The German chancellor Angela Markel won Time magazine’s designation as “Person of the Year” for 2015 on the strength of her robust stance on such issues as Europe’s economic problems and the Syrian refugee crisis. Among seven other finalists, three possible selections were Americans: “Black Lives Matter” activists, the newly transitioned transgender Caitlyn Jenner, and the Republican presidential candidate Donald Trump.
If limited to the United States, however, the leading candidate should have been Supreme Court Justice Anthony M. Kennedy, who played a pivotal role in a term of memorable decisions that tilted left in part because of Kennedy’s votes in several major cases. Most importantly, Kennedy capped a long record of supporting gay rights by authoring the landmark opinion in Obergefell v. Hodges that guarantees marriage rights for same-sex couples nationwide. The ruling seems likely to bring about a lasting transformation in the legal rights and social acceptance for gays and lesbians.
Kennedy had signaled his support for gay rights as early as the 1980s when, as a federal appeals court judge, he criticized the Supreme Court decision that upheld laws making gay sex a crime. Once on the court, Kennedy wrote the 2003 decision in Lawrence v. Texas that overturned the previous ruling and declared anti-sodomy laws unconstitutional.
In his opinion, Kennedy eloquently confirmed that gay men and lesbians “are entitled to respect for their private lives.” Dissenting, Justice Antonin Scalia warned that the decision could lead to a judicial ruling to permit same-sex marriage. And, for once, Scalia was right. By refusing to allow moral disapproval to justify anti-gay laws, the decision led all but inevitably to a similar ruling to strike down laws preventing gay and lesbian couples from marrying.
Kennedy spoke for the 5-4 majority in United States v. Windsor (2013) in striking down the so-called Defense of Marriage Act, which barred federal marriage-based benefits to same-sex couples even if legally married in their home states. Again, the court rejected moral disapproval as a basis for discriminating against gay men or lesbians. Windsor set the stage for a quick and all but unanimous succession of federal court rulings that rejected the arguments opponents offered for banning same-sex marriage.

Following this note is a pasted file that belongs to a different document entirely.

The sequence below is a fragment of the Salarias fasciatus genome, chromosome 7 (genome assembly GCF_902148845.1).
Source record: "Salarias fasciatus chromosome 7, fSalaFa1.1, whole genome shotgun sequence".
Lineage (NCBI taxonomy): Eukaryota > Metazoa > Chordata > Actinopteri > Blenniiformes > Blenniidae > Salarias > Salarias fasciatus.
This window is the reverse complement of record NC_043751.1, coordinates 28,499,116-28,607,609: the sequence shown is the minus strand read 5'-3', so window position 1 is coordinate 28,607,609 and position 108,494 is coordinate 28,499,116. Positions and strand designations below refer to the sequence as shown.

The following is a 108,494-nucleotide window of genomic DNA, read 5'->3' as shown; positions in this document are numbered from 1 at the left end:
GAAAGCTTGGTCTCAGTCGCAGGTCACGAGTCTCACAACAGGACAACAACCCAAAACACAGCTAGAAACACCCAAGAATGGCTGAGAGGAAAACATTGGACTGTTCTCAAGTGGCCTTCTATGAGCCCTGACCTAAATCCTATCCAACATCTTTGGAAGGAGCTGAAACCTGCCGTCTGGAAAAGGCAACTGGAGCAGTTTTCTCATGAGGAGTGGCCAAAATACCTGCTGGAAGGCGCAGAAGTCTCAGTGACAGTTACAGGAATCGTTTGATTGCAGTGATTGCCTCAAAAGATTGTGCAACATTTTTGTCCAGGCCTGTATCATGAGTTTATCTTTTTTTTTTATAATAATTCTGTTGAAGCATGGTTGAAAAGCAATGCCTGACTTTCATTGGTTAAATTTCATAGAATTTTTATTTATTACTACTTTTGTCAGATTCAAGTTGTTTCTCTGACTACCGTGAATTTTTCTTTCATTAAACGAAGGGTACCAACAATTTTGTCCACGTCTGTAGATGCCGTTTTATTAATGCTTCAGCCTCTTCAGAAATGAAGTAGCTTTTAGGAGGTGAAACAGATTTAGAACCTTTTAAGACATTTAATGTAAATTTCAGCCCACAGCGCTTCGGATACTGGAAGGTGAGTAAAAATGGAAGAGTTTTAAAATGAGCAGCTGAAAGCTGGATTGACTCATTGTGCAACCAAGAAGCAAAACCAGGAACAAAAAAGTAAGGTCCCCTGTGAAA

In Obergefell, Kennedy again led a 5-4 majority in completing the move to marriage equality. In the central part of the decision, he stressed the importance of family to individuals and to society. “[I]t demeans gays and lesbians for the State to lock them out of a central institution of the Nation’s society,” Kennedy wrote. He noted as well that the marriage bans imposed a “stigma” on the children being raised in same-sex families.
The justices’ deliberations in the case were private, of course. The details will emerge, if ever, only when and if the justices’ papers are made public years from now. What is known today is that Kennedy and the four liberal justices Ginsburg, Breyer, Sotomayor, and Kagan were unable to persuade the four conservatives, including Chief Justice John G. Roberts.
Faced with a similar turning point 60 years earlier, Chief Justice Earl Warren famously forged the Supreme Court’s unanimous decision in Brown v. Board of Education (1954) to strike down racial segregation. Opponents resisted and defied the decision, but the ruling is now universally praised.
The marriage ruling is provoking resistance, and legal questions remain about religious freedom rights of public officials or private individuals to express their disapproval of same-sex marriage. But the resistance by county clerks such as Kentucky’s Kim Davis seems destined to fade away, sooner rather than later. And the calls by some Republican presidential candidates to overturn the decision seem unlikely to bear fruit.
Kennedy visibly wielded influence in a second major civil rights-related decision. He spoke for the same 5-4 majority in a ruling that upheld a broad interpretation of the Fair Housing Act used to combat residential segregation. The ruling in Texas Department of Housing and Community Affairs v. Inclusive Communities Project allows the law to be enforced against policies by local housing authorities or private developers that have a “disparate impact” on minorities. The court’s conservative bloc had seemed poised to weaken the law by limiting it to intentional discrimination. Kennedy surprised many observers by siding instead with the liberal bloc.
In another surprise of sorts, Kennedy joined with Roberts and the liberals in a 6-3 decision that safeguarded President Obama’s health care reform from a potentially devastating challenge. The ruling in King v. Burwell upheld Obamacare subsidies for customers of health care exchanges nationwide even in those states that refused to create the new insurance marketplaces. Kennedy’s vote was unexpected to some extent because of his vote in an earlier decision to rule the entire Affordable Care Act unconstitutional.
Credit for the gay marriage ruling extends to many others besides Kennedy. Just as Thurgood Marshall played a vital role in the desegregation decision, credit belongs to Evan Wolfson, who laid out the argument for same-sex marriage while a Harvard Law School student in the early 1980s. Beginning in the 1990s, Wolfson then helped forge the combined legal and political strategy that won marriage rights state by state before the Supreme Court’s decision.
Many other lawyers played a part as well. And so too did the many gay and lesbian couples who demonstrated in court and to the wider public that their lives together were worthy of legal respect. In the end, however, the decision came down to one vote, and that vote was Kennedy’s.